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The Church of England and Dissenters.

• Truth ' has the following article :

I have just come across a truly remarkable correspondence between the Rev. J. Talbot Gardiner, a clergyman ot the Church of England, and the Rev. J. S. Haggett, a Congregational minister, both of Hungerford, anent a certain point of church discipline. It appears that a Mrs Rosier, of Hungerford, attended Mr Haggett's church, and that the Rev. Gardiner called to remonstrate with her upon the iniquity of such a proceeding. Whereupon Mr Haggett writes: My Tear Sir,—lt is reported in this town that during a visit made by jou to Mrs Rosier you were told by her that she attended on the previous Sunday evening my ministry at the Congregational Church. Thereon you answered that Mrs Rosier "might soo-vrr expect forgiveness for stealing a Lsnoteib.cn for attending a Dissenting chapel." My rraron for writing is to ask you to put me iu a position to contradict these reports.—Yours, etc , J. S. Haggeit. In answer to this, Mr Haggett received a letter, from which I take the following extracts : .... There is nothing to ooLtradic 1 . You surely must be well enough acquainted with church principles to know that we regard schhm —that is, the act of joining in or abetting in any wcy whatsoever any worship other than that of the Catholic Church cf Christ—as a moV; deadly sin. That is part of our religious belief as members of the Church ot England, The woman in question is a professing churchwoman, and as such ought to know that to go to a chapel i* to commit a distinct act of schism, cr, in other words, to commit a very grievous sin. Iho woman being a ohurahwoman, it became my duty as a priest of the CathoVc Church, responsible—as far as I could be—for her soul before God, under the mission of my bishop and vicar, to administer to her a most Bolemn rebuke for her wrong-doing. The arrogant impudence of the Rev. Gardiner, in describing all Dissenters as schismatics, and in assuming that the Church of England is the only Church of Christ, is worthy of attention; but there is more to follow. Mr Haggett again writes : Mrs Rosier states that you Baid she would be " more justified iu committing adultery or stealing a L 5 note." I mention this, as in my last letter I only referred to the ''stealing," Mrs Rosier was brought up in our school, and it is only of late years that she has left us, her family having he!d office with us for many years. May I trouble you for a line as to the addition I have made re adultery ? In answer Mr Gardiner writes : I had no knowledge ot Mrs Rosier's Dissenting antecedents. . . . What I said to Mrs Rosier was that an act of schism—such as a Dissenting meeting house—teas a mortal sin. Stealing is also a mortal sin. So is adultery. I did not institute any further comparison as to the relative heinousness of these sins.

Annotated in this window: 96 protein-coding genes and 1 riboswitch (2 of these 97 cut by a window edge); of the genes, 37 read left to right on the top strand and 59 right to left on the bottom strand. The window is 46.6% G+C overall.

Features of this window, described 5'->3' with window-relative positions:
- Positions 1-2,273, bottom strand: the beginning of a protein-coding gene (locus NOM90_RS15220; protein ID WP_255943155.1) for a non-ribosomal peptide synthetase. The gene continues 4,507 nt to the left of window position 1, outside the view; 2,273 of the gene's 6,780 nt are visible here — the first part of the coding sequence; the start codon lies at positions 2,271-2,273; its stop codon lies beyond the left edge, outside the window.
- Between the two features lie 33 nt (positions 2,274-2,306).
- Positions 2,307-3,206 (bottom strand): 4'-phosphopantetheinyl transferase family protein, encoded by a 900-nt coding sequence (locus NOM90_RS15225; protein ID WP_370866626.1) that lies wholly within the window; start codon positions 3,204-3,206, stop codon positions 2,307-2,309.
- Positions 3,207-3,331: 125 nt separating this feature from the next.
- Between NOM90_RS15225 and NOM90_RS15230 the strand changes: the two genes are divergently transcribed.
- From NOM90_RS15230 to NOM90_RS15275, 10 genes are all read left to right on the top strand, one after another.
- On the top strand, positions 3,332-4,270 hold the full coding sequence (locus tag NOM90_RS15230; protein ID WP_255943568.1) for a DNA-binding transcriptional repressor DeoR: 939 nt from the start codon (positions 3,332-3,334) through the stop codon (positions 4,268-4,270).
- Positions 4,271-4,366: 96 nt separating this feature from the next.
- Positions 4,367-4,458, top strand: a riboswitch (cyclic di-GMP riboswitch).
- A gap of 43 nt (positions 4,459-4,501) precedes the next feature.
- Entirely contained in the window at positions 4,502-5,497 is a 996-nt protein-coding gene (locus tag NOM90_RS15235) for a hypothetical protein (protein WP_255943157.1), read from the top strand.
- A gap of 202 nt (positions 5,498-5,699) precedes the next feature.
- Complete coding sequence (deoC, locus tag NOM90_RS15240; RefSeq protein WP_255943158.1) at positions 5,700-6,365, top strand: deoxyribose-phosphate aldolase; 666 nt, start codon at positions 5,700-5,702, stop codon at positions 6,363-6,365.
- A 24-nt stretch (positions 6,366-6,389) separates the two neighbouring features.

The italics are my own, for I wish to call special attention to the fact that " a priest of the Catholic Church of England " has the audacity to assert that to enter a DissentiDg chapel is as sinful an act as to commit adultery or to steal, even if it is not more so ! The Rev. Gardiner is evidently OBe of those pious gentlemen who seek

To prove their doctrines orthodox By apostolic blows and knocks.

But what I want to know is the opinion of the reverend bigot's bishop and the rest of the Episcopal bench on this point. If they agree with him, so much the better for the Dissenters, and for the cause of disestablishment. If not, they should at once indicate to the Rev. [Gardiner that he must either keep such outrageous views to himself, or quit a body that he his fanaticism and lack of Christian charity.

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Permanent link to this item

https://paperspast.natlib.govt.nz/newspapers/ESD18890525.2.16

Bibliographic details

The Church of England and Dissenters., Issue 7916, 25 May 1889

Word Count
657

The Church of England and Dissenters. Issue 7916, 25 May 1889

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